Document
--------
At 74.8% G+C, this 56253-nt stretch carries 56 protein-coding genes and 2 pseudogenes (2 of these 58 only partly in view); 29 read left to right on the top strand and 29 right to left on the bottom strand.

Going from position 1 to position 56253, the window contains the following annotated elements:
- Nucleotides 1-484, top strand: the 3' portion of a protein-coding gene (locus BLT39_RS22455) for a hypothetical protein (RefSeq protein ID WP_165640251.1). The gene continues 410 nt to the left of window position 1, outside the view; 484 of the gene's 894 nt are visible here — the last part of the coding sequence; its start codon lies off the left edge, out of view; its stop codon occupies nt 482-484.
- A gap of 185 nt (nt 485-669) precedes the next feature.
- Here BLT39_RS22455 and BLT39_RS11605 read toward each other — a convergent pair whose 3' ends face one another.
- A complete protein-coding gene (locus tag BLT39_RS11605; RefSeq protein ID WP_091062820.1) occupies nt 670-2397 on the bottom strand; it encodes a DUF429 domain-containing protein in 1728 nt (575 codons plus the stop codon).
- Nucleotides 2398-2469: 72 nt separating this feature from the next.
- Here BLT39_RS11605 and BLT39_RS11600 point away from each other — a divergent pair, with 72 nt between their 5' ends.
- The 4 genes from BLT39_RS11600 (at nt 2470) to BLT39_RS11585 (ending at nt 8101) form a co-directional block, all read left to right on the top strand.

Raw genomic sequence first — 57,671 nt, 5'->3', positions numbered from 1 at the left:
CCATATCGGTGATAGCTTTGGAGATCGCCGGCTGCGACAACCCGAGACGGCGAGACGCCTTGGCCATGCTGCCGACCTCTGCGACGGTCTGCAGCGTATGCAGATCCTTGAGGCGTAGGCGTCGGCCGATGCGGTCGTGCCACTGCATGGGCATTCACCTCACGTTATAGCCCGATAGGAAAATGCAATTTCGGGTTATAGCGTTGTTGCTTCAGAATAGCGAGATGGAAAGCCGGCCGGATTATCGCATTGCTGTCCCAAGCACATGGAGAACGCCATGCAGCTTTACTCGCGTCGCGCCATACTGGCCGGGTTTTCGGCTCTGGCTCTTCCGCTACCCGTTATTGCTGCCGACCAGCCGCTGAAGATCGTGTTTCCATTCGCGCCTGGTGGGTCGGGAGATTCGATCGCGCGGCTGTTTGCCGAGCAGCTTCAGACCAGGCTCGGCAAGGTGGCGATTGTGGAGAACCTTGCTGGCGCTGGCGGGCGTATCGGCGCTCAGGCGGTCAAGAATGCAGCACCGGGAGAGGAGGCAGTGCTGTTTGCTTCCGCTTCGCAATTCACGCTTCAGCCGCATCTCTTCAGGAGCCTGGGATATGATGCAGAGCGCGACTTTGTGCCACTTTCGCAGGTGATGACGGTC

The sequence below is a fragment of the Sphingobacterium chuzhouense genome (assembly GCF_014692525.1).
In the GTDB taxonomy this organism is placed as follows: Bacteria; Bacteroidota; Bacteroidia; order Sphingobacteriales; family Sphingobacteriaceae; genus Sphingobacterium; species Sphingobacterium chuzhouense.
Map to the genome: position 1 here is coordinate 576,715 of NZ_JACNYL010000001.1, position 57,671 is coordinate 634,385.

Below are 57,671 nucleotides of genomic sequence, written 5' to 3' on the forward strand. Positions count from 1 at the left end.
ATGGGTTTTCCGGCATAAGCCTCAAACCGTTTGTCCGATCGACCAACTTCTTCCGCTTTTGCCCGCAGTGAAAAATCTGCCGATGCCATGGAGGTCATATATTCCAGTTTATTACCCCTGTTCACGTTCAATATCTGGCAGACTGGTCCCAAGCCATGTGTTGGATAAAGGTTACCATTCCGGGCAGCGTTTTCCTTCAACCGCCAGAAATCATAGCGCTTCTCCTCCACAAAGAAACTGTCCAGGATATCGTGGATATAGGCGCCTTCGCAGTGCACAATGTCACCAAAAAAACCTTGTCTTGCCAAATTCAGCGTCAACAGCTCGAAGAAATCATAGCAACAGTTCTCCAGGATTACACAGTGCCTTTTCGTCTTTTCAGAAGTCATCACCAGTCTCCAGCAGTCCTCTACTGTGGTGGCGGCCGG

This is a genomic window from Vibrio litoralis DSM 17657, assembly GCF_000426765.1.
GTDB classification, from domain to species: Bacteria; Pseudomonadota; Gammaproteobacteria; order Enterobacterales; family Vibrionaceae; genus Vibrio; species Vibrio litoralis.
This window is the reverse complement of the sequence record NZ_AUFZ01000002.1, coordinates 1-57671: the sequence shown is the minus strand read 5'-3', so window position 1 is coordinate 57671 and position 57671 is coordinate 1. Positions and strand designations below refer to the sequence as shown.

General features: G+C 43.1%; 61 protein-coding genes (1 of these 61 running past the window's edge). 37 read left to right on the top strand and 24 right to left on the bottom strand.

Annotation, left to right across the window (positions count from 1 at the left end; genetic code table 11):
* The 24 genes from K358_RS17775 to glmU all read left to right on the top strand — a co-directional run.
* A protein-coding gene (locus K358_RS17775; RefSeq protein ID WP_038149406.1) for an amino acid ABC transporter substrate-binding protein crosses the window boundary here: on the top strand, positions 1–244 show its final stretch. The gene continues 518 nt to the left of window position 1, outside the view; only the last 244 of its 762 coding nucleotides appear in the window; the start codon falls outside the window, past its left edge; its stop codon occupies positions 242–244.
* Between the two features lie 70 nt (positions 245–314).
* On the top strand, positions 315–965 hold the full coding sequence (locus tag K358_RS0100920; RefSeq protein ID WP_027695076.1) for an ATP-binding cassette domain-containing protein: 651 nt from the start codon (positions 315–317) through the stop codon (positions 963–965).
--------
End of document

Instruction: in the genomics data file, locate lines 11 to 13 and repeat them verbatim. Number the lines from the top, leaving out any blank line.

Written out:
CCATATCGGTGATAGCTTTGGAGATCGCCGGCTGCGACAACCCGAGACGGCGAGACGCCTTGGCCATGCTGCCGACCTCTGCGACGGTCTGCAGCGTATGCAGATCCTTGAGGCGTAGGCGTCGGCCGATGCGGTCGTGCCACTGCATGGGCATTCACCTCACGTTATAGCCCGATAGGAAAATGCAATTTCGGGTTATAGCGTTGTTGCTTCAGAATAGCGAGATGGAAAGCCGGCCGGATTATCGCATTGCTGTCCCAAGCACATGGAGAACGCCATGCAGCTTTACTCGCGTCGCGCCATACTGGCCGGGTTTTCGGCTCTGGCTCTTCCGCTACCCGTTATTGCTGCCGACCAGCCGCTGAAGATCGTGTTTCCATTCGCGCCTGGTGGGTCGGGAGATTCGATCGCGCGGCTGTTTGCCGAGCAGCTTCAGACCAGGCTCGGCAAGGTGGCGATTGTGGAGAACCTTGCTGGCGCTGGCGGGCGTATCGGCGCTCAGGCGGTCAAGAATGCAGCACCGGGAGAGGAGGCAGTGCTGTTTGCTTCCGCTTCGCAATTCACGCTTCAGCCGCATCTCTTCAGGAGCCTGGGATATGATGCAGAGCGCGACTTTGTGCCACTTTCGCAGGTGATGACGGTC

The sequence below is a fragment of the Sphingobacterium chuzhouense genome (assembly GCF_014692525.1).
In the GTDB taxonomy this organism is placed as follows: Bacteria; Bacteroidota; Bacteroidia; order Sphingobacteriales; family Sphingobacteriaceae; genus Sphingobacterium; species Sphingobacterium chuzhouense.